Phenology Tracking by Migratory Mule Deer

At the largest spatial scale, migration is recognized as a strategy that allows migrants to exploit high-quality resources available on one seasonal range, while avoiding resource deficiencies on the other. However, much less is known about the fine scale movement behaviors that animals make during migration. This project aims to understand the importance of forage quality experienced during migration, and how the habitat quality of migratory routes influences survival and reproduction of migratory mule deer in the Wyoming Range. Spring migration is a critical time for migrants, in which they must recover from harsh winter conditions and prepare for upcoming reproductive costs. It is hypothesized that movement from low elevation winter ranges to high elevation summer ranges, allows migrants to extend the amount of time they are exposed to young, highly palatable forage. Following a wave of newly emergent, high-quality forage along elevational gradients, is known as surfing the green wave (or phenology tracking). We will evaluate if individuals that accurately surf the green wave benefit from enhanced nutritional condition and reproductive success. An additional objective of this study is to understand how changing climatic conditions, such as increased incidents of drought, may alter habitat quality along migratory routes.

The video above shows mule deer surfing the green wave, as they move from low elevation winter ranges to high elevation summer ranges, during the spring 2013 migration. This video illustrates how plant growth changes across the landscape, and how deer move in response to these changes in plant growth and forage quality. Dark green pixels represent the highest quality forage, while light tan pixels represent the poorest quality forage. Each color represents a different deer, and each dot represents a GPS location from that individual. Large dots show movements from the current day, while smaller dots represent movements from previous days. At the end of the video, a legend displays, showing the surfing score for each deer’s migration. Deer with a score close to one efficiently tracked the green wave, while deer with lower scores were not able to track the green wave efficiently.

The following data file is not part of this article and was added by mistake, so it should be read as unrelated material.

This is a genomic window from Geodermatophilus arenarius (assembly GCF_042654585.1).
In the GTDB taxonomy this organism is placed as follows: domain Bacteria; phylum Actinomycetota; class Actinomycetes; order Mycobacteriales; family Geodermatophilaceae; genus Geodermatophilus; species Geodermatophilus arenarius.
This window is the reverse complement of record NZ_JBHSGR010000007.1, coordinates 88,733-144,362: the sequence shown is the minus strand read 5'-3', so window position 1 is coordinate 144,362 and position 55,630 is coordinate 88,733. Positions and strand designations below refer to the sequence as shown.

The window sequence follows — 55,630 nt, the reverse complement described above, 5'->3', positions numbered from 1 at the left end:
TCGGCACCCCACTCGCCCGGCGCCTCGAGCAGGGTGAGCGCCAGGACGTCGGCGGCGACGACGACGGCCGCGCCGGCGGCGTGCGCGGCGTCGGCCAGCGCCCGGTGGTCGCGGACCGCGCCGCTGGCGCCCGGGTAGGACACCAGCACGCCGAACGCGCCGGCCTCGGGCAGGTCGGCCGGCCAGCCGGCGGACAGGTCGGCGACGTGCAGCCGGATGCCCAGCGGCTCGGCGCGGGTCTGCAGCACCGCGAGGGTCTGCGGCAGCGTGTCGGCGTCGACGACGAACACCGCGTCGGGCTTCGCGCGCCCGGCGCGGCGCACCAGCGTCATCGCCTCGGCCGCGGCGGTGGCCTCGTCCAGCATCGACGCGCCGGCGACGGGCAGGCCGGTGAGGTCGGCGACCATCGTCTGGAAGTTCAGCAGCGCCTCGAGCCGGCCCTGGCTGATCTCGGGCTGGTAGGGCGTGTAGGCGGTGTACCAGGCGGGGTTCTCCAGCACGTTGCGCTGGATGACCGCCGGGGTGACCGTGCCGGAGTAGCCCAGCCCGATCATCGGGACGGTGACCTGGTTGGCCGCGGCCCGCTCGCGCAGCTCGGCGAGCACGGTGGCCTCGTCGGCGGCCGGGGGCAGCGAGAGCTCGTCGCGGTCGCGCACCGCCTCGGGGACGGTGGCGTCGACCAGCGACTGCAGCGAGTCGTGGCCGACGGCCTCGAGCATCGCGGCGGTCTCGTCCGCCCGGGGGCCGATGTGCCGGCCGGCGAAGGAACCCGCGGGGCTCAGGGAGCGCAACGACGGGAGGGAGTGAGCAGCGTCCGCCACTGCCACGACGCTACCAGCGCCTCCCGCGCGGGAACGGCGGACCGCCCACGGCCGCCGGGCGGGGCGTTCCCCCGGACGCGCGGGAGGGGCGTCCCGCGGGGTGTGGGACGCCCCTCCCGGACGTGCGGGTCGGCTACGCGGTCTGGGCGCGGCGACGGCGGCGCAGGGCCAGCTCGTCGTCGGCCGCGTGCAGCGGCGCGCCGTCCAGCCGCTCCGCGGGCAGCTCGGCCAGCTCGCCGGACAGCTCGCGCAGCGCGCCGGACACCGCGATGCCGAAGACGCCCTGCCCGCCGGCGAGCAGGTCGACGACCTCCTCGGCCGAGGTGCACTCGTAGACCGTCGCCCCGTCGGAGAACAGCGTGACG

Gallery

Contact

Ellen Aikens

PhD Student

Wyoming Cooperative Fish and Wildlife Research Unit
University of Wyoming, Dept 3166
1000 E. University Ave.
Laramie, WY 82071

Email: [email protected]

 

Gary Fralick

Wildlife Biologist

Wyoming Game and Fish Dept.

P.O. Box 1022

Thayne, WY 83127

Email: [email protected]

 

Project Lead

Ellen is fascinated by animal movement strategies. For her PhD research, she is focused on understanding both the environmental drivers of migration, and the demographic consequences of migration, using the Wyoming Range mule deer as a case study.

Timeline

Data collection for this project was initiated in 2013.  Each year from the initiation of the project, until 2016, deer will be recaptured in both March and December, to assess pre- and post- winter nutritional condition and fetal rate (March captures only), using ultrasonography. During the study period, fine-scale movements of 70 deer (mortalities replaced with new captures) will be monitored using GPS telemetry. The spring of 2014 marked the initiation of the 2-3 year data collection effort aimed at quantifying on the ground plant phenology, diet selection, and forage quality along migratory routes and within summer ranges. Data analysis is currently being completed in tangent with ongoing data collection efforts. We hope to have our first manuscript ready for review by the end of 2015, or in early 2016.

Funding & Partners

United States Geological Survey • National Science Foundation